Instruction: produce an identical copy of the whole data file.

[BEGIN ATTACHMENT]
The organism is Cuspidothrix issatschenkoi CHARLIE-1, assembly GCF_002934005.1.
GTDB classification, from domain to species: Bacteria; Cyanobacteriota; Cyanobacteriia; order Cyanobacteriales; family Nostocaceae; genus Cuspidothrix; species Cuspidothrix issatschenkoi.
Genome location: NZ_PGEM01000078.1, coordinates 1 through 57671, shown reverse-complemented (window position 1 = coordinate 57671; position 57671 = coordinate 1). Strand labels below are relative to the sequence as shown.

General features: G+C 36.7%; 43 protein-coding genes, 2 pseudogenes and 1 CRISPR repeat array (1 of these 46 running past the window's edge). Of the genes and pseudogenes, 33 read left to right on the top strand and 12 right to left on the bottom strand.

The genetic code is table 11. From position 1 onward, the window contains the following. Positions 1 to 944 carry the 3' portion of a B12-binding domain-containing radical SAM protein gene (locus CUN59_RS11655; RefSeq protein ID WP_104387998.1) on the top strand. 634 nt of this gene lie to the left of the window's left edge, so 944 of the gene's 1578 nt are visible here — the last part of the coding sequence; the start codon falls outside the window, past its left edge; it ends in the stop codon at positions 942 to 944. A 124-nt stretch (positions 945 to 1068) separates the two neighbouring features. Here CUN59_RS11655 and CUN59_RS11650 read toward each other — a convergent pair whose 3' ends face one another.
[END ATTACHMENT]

The organism is Cuspidothrix issatschenkoi CHARLIE-1, assembly GCF_002934005.1.
GTDB classification, from domain to species: Bacteria; Cyanobacteriota; Cyanobacteriia; order Cyanobacteriales; family Nostocaceae; genus Cuspidothrix; species Cuspidothrix issatschenkoi.
Genome location: NZ_PGEM01000078.1, coordinates 1 through 57671, shown reverse-complemented (window position 1 = coordinate 57671; position 57671 = coordinate 1). Strand labels below are relative to the sequence as shown.

General features: G+C 36.7%; 43 protein-coding genes, 2 pseudogenes and 1 CRISPR repeat array (1 of these 46 running past the window's edge). Of the genes and pseudogenes, 33 read left to right on the top strand and 12 right to left on the bottom strand.

The genetic code is table 11. From position 1 onward, the window contains the following. Positions 1 to 944 carry the 3' portion of a B12-binding domain-containing radical SAM protein gene (locus CUN59_RS11655; RefSeq protein ID WP_104387998.1) on the top strand. 634 nt of this gene lie to the left of the window's left edge, so 944 of the gene's 1578 nt are visible here — the last part of the coding sequence; the start codon falls outside the window, past its left edge; it ends in the stop codon at positions 942 to 944. A 124-nt stretch (positions 945 to 1068) separates the two neighbouring features. Here CUN59_RS11655 and CUN59_RS11650 read toward each other — a convergent pair whose 3' ends face one another.